DHAKA: Bangladeshi garment manufacturers on Saturday shuttered 150 factories “indefinitely”, as police issued blanket charges against 11,000 workers in connection with violent protests demanding a higher minimum wage, officers said.
Violent protests demanding better pay erupted last month, with at least three workers killed and more than 70 factories ransacked or damaged since. Just a couple of day ago 15,000 workers clashed with police on a key highway and ransacked Tusuka, a top plant, along with a dozen other factories.
“Police have filed cases against 11,000 unidentified people over the attack on Tusuka garment factory,” police officer Mosharraf Hossain said.
Bangladesh’s 3,500 garment factories account for around 85 per cent of its $55 billion in annual exports, supplying many of the world’s top brands including Levi’s, Zara and H&M. But conditions are dire for many of the sector’s four million workers, the vast majority of whom are women whose monthly pay, until recently, started at 8,300 taka ($75).
While a government-appointed panel on Nov 7 raised the sector’s wage by 56.25pc to 12,500 taka, garment workers rejected the hike and demanded a minimum wage of 23,000 taka.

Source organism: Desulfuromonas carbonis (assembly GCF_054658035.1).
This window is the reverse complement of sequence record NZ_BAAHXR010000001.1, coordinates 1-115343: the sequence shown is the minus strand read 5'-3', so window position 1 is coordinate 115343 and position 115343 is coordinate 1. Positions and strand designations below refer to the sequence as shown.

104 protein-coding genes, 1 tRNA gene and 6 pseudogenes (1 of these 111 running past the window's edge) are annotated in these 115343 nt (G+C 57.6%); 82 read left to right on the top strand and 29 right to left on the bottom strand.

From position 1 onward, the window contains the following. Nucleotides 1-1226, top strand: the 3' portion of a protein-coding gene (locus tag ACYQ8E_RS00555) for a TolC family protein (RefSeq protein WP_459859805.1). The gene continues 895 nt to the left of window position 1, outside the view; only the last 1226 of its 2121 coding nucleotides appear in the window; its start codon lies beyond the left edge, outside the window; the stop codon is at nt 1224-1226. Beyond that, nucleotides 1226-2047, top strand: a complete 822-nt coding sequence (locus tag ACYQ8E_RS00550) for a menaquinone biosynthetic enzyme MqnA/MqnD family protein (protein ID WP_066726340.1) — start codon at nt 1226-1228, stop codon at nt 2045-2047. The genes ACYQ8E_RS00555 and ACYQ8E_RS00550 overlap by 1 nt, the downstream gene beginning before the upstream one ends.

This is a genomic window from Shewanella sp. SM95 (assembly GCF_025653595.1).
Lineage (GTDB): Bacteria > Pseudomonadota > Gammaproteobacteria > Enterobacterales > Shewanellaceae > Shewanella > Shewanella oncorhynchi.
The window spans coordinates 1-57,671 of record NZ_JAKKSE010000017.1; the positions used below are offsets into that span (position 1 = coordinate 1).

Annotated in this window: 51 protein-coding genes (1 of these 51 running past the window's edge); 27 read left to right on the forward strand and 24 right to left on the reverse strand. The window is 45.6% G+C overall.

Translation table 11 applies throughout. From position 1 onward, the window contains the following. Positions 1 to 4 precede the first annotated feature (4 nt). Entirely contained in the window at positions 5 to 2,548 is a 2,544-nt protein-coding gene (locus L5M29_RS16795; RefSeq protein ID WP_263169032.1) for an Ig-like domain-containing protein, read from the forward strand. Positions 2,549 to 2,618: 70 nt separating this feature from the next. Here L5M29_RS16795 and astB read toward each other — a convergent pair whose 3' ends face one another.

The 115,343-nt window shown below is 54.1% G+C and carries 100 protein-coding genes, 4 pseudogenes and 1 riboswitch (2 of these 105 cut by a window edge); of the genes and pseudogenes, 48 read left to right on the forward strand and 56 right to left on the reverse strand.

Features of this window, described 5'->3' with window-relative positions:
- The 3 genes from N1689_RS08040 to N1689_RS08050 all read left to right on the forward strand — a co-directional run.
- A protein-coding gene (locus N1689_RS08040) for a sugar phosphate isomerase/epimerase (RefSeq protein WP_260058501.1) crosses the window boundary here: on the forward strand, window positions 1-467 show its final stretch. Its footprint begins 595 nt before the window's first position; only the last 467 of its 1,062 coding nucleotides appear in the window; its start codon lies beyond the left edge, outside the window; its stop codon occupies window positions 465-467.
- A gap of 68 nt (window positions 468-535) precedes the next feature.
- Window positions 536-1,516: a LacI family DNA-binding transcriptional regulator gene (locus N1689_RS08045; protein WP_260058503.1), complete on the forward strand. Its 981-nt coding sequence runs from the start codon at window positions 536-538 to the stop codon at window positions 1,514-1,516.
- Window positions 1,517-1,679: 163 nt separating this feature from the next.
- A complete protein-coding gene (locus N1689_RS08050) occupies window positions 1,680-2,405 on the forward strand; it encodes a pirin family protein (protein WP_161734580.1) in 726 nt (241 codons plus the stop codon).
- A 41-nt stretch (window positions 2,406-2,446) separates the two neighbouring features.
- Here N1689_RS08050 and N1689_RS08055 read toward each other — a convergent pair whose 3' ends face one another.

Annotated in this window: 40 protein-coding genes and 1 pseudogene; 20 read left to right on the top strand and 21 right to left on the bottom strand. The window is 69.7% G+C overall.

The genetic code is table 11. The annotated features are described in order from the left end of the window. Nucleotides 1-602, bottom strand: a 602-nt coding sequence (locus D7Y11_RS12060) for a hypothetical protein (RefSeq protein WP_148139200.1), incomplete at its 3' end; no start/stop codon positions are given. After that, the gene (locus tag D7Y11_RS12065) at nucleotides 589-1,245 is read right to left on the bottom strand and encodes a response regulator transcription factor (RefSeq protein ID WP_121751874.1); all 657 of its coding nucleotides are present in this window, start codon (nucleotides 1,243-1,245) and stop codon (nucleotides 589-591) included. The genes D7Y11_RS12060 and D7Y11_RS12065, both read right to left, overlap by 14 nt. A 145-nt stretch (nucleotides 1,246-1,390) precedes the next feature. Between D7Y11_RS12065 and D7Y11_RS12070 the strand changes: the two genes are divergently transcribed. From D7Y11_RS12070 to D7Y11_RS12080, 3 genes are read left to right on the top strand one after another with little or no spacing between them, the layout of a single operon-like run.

Police said 150 factories had closed in the major industrial towns of Ashulia and Gazipur, both north of the capital Dhaka, as manufacturers feared further strikes when Bangladesh’s working week began on Saturday.
“The manufacturers invoked Section 13/1 of the labour laws and shut 130 factories at Ashulia indefinitely citing illegal strikes,” said Sarwar Alam, head of police in the manufacturing hub.
Ashulia is home to some of the biggest Bangladeshi factories, with some employing as many as 15,000 workers in a single multi-storied plant. On Thursday, police fired rubber bullets and tear gas at around 10,000 workers in Ashulia when they attacked officers and factories with bricks and stones.
At least 20 factories were also shut down in Gazipur, which is the largest industrial zone in the country, said its police chief Mohammad Sarowar Alam.
The minimum wage protests over the past two weeks have been the worst in more than a decade, yet the prime minister has rejected any further pay hikes for workers, with a warning that violent protests could disrupt production and exports rendering them jobless.
On the other hand, Washington has condemned “violence against protesting workers”. The US, which is one of the largest buyers of Bangladesh-made garments, has called for a wage that “addresses the growing economic pressures faced by workers and their families”.